While the raid was a successful military campaign and bought much loot, it was not a political success.[18] The raid further antagonized Poland and the Teutonic Knights. The tension soon turned into the Polish–Teutonic War (1326–32).[3] Silesian Piasts turned against Poland and recognized suzerainty of King John of Bohemia.[19] The alliance between the Pope and the pagan Lithuanians, subjects of the Lithuanian Crusade, scandalized western rulers and damaged the Pope's reputation. In 1328, Louis succeeded in installing Antipope Nicholas V.[18] The Polish–Lithuanian alliance, which survived to 1331,[2] ruined the Lithuanian alliance with the Duchy of Masovia, which oscillated between Poland, Lithuania, and the Teutonic Knights in attempt to maintain its independence.[18] Gediminas' hopes of creating a Polish–Lithuanian–Hungarian alliance against the Teutonic–Bohemian alliance did not materialize.[18] Instead, the raid encouraged John of Bohemia to join the Lithuanian Crusade and capture Medvėgalis in 1329.[19]


  1. ^ a b c d e Rowell, S. C. (1994). Lithuania Ascending: A Pagan Empire Within East-Central Europe, 1295-1345. Cambridge Studies in Medieval Life and Thought: Fourth Series. Cambridge University Press. p. 235. ISBN 9780521450119.
  2. ^ a b c Ivinskis, Zenonas (1978). Lietuvos istorija iki Vytauto Didžiojo mirties. Rome: Lietuvių katalikų mokslo akademija. p. 232. OCLC 5075215.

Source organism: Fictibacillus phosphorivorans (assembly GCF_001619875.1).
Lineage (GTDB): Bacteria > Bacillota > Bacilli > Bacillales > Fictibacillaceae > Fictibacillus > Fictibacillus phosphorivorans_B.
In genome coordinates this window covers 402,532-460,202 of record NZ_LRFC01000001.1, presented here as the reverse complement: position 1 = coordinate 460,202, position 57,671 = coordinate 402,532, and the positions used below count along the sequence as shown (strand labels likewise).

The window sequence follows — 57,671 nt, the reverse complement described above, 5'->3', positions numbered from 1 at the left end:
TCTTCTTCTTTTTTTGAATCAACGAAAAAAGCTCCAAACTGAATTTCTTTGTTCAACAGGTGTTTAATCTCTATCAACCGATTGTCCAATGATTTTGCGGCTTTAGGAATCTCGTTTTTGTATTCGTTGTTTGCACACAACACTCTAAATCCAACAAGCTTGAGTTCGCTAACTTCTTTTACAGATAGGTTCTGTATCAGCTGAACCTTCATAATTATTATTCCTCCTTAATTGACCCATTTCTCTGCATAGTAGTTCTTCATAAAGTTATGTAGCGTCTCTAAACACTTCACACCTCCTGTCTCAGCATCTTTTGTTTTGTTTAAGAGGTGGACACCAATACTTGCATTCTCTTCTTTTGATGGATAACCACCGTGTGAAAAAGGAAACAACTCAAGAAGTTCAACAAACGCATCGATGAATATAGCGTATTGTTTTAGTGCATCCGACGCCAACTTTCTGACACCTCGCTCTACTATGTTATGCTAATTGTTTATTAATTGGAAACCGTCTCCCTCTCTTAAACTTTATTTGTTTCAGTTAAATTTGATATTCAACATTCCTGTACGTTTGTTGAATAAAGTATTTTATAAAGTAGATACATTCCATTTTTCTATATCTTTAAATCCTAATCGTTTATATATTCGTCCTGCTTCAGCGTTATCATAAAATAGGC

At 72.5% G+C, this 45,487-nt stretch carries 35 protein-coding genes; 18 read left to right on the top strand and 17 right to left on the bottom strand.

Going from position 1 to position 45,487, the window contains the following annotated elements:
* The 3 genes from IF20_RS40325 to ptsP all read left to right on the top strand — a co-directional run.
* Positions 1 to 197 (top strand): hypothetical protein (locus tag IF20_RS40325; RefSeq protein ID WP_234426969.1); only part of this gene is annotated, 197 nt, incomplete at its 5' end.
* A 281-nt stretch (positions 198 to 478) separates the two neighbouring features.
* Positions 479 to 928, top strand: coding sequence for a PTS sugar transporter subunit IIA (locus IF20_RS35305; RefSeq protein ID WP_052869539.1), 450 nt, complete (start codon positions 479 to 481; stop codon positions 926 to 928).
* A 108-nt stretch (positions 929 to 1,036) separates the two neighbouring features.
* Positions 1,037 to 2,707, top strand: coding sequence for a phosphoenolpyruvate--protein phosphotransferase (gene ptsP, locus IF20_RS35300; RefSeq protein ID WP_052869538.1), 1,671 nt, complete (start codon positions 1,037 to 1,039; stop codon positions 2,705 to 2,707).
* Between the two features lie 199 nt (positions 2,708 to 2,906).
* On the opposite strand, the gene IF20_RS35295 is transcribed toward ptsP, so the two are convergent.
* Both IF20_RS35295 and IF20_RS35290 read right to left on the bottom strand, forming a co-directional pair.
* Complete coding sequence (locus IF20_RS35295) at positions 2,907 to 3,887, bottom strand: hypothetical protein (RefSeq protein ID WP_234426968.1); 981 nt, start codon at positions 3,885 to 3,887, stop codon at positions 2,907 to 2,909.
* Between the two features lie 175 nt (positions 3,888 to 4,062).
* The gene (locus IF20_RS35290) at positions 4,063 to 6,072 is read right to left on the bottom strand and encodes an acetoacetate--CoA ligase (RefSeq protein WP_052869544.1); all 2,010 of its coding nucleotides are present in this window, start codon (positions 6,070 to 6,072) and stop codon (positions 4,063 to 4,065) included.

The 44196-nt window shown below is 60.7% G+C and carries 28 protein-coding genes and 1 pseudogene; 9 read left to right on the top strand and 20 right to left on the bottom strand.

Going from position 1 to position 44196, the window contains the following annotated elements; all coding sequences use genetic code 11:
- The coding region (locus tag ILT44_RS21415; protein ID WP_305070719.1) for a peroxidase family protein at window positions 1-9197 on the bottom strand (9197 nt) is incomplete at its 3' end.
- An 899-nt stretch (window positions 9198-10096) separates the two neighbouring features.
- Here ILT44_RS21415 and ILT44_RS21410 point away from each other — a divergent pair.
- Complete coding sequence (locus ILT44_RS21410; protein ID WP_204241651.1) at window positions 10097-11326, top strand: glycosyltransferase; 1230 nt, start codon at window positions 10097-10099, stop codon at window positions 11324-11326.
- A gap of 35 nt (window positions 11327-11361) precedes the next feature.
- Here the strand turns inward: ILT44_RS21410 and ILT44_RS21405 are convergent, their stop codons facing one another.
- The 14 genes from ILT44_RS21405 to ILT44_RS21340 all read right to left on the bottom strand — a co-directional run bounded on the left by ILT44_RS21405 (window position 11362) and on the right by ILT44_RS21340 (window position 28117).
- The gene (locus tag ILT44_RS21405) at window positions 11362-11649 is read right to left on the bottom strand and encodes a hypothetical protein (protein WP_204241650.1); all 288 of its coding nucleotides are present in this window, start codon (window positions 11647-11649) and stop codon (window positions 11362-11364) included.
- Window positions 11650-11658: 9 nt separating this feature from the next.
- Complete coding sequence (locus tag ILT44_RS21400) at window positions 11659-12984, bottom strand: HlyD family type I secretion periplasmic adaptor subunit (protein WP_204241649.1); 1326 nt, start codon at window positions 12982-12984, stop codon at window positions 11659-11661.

3. ^ a b c Halecki, Oskar; Reddaway, W. F.; Penson, J. H. (1950). The Cambridge History of Poland. I. Cambridge University Press. p. 121. ISBN 9781001288024.
  4. ^ Rowell (1994). Lithuania Ascending. p. 189
  5. ^ Durant, Will (2011). The Reformation: The Story of Civilization. Simon and Schuster. p. 238. ISBN 9781451647631.
  6. ^ a b Carlyle, Thomas (2010). Traill, Henry Duff, ed. The Works of Thomas Carlyle. 3. Cambridge University Press. pp. 128–129. ISBN 9781108022354.
  7. ^ a b c Urban, William (2006). Samogitian Crusade. Chicago: Lithuanian Research and Studies Center. pp. 76–78. ISBN 0-929700-56-2.
  8. ^ Rowell (1994). Lithuania Ascending. p. 217
  9. ^ a b Rowell (1994). Lithuania Ascending. p. 234
  10. ^ Rowell (1994). Lithuania Ascending. p. 232
  11. ^ Rowell (1994). Lithuania Ascending. pp. 195–197
  12. ^ Rowell (1994). Lithuania Ascending. pp. 215, 221
  13. ^ Rowell (1994). Lithuania Ascending. p. 223
  14. ^ Zinkus, Jonas; et al., eds. (1985). "Brandeburgo žygis". Tarybų Lietuvos enciklopedija. I. Vilnius, Lithuania: Vyriausioji enciklopedijų redakcija. p. 278. OCLC 310644255.
  15. ^ Kulikauskas, Gediminas (2013-06-18). "Dvikova, išgelbėjusi Žemaitiją". Verslo žinios.
  16. ^ Rowell (1994). Lithuania Ascending. p. 237
  17. ^ Šapoka, Adolfas (1933–1944). "Dovyas (Gorodko)". In Biržiška, Vaclovas. Lietuviškoji enciklopedija. 6. Kaunas: Spaudos Fondas. pp. 1335–1336. OCLC 1012854.
  18. ^ a b c d Nikžentaitis, Alvydas (1989). Gediminas. Vilnius: Vyriausioji enciklopedijų redakcija. pp. 38–41. OCLC 27471995.
  19. ^ a b Baronas, Darius; Dubonis, Artūras; Petrauskas, Rimvydas (2011). Lietuvos istorija. XIII a. – 1385 m. valstybės iškilimas tarp rytų ir vakarų. III. Baltos lankos. pp. 490–491. ISBN 978-9955-23-566-8.